Posts tagged with "koji"

maou2
I’m beginning my exploration of “The Thee M’s” with Maou. For those unfamiliar, the 3 M’s are the 3 most famous shochu brands in Japan. They are, Maou, Mori Izo, and Muraou, and I’m going to tackle them in this order. Read More...

omoyashuzo
Arriving under threat of rain (June is rainy season in Japan), but not typhoon conditions, the first stop in Iki was the smallest distillery in Iki, Omoya Shuzo. Just 11 shochu producers currently exist in Iki and Omoya-san is the only tezukuri (handmade) distillery left on the island. Due to the demand for the light, clean flavors and aromas of barley shochu throughout Japan, handmade production is not always possible. Read More...

koji
The afternoon's work was broken up by a visit to the Tengu Sakura Shuzo, a 5 minute walk from Yamato Zakura. This is another tezukuri (handmade) distillery in Ichiki, but it's a much larger operation, making two to three times more shochu each day and having many more brands. The telltale Tengu (a god-like creature with a long nose) bottle appears throughout Japan in any respectable shochu bar. Read More...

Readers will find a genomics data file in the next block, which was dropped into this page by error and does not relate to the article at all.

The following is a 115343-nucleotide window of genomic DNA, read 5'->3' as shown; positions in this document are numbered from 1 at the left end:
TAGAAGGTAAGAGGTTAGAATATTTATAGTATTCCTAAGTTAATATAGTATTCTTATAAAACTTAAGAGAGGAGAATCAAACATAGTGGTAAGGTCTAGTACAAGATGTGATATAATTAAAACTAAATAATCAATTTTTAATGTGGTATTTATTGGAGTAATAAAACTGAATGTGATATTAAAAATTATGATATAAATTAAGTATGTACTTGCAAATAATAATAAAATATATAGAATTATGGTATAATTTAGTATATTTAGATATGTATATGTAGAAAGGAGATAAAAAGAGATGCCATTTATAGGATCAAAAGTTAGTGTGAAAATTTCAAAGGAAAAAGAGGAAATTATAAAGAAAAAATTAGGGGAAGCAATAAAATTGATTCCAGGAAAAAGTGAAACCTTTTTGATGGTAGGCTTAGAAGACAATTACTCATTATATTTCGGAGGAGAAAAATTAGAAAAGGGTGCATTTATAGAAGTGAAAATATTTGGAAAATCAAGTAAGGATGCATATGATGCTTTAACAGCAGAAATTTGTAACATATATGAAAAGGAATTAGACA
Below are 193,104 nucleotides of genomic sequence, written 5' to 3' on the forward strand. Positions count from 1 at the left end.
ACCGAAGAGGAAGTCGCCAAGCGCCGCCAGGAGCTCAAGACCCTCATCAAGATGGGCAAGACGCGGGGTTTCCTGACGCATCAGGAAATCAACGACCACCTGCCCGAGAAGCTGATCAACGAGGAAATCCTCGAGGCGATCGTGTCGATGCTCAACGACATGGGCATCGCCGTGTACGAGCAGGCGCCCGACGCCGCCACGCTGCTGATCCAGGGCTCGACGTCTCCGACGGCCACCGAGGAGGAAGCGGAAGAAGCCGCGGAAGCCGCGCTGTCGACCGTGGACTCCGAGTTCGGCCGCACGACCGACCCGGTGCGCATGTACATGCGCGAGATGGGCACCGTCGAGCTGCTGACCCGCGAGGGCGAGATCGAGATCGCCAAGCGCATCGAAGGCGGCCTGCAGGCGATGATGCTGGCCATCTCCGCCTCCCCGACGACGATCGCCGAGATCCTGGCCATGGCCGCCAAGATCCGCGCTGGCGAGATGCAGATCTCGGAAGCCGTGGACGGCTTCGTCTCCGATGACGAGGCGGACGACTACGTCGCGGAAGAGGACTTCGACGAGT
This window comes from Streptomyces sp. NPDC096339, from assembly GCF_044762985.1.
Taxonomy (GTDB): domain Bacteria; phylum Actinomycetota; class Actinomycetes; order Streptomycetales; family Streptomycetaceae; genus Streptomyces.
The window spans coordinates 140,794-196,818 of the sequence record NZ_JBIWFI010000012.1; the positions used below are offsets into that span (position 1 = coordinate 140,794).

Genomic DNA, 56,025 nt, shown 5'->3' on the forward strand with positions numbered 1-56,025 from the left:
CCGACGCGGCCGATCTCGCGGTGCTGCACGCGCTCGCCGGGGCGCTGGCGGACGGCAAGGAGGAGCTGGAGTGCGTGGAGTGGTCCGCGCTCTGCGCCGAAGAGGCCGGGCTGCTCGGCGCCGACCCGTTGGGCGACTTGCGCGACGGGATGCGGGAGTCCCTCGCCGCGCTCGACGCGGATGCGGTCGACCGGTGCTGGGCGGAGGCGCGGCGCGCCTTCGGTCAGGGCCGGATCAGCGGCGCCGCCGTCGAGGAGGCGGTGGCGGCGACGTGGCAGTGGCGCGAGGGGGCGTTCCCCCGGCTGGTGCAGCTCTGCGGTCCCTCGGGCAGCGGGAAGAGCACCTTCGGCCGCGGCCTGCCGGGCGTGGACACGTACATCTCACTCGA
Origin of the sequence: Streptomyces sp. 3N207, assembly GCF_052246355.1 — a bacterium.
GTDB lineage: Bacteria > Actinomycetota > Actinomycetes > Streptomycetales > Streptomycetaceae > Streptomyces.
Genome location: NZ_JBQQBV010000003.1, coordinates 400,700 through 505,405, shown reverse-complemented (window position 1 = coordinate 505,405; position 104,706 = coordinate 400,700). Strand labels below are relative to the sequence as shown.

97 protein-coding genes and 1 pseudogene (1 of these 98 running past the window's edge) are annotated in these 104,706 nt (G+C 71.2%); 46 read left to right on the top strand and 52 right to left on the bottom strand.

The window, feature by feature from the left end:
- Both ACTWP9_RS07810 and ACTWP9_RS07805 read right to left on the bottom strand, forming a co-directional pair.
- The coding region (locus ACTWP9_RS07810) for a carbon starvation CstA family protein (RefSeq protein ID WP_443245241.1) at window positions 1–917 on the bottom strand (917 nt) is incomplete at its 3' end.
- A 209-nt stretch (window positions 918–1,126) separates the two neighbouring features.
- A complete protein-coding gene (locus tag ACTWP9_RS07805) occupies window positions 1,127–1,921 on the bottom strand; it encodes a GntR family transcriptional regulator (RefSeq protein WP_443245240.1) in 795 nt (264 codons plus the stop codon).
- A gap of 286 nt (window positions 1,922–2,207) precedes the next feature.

koji box
I was up at 6am to wash the sweet potatoes – all 900 kg this time. Each basket of imo are put into a washing machine for 90 seconds. The timer will tell you how long it takes for you to load your next basket. When I first started I was hovering around 60 seconds to make the transition – get the washed imo out and put the next basket of dirty imo in. Today I managed to get this down to 45 or so seconds on average and as low as 39 seconds. Read More...

cedarstill
I was up at 5am to wash 900 kg of sweet potatoes before taking an early morning train (6:42am departure) to Kirishima in northern Kagoshima. This is an area near where Kumamoto, Miyazaki, and Kagoshima meet. Not far from Hitoyoshi where I visited early in my trip or from Kirishima Shuzo in Miyazaki, this is a shochu haven. Read More...

IMG_9095
95% of Nishi Yoshida's production is barley shochu. They also make small runs of some niche products such as chestnut and carrot, but barley predominates. In the past they made sweet potato and rice shochu, but switched to barley in the 1980s, distilling for their own labels and for other shochu makers. Their production facility is also substantially smaller than Kitaya, producing approximately 1,200 kilo-liters per year. Read More...

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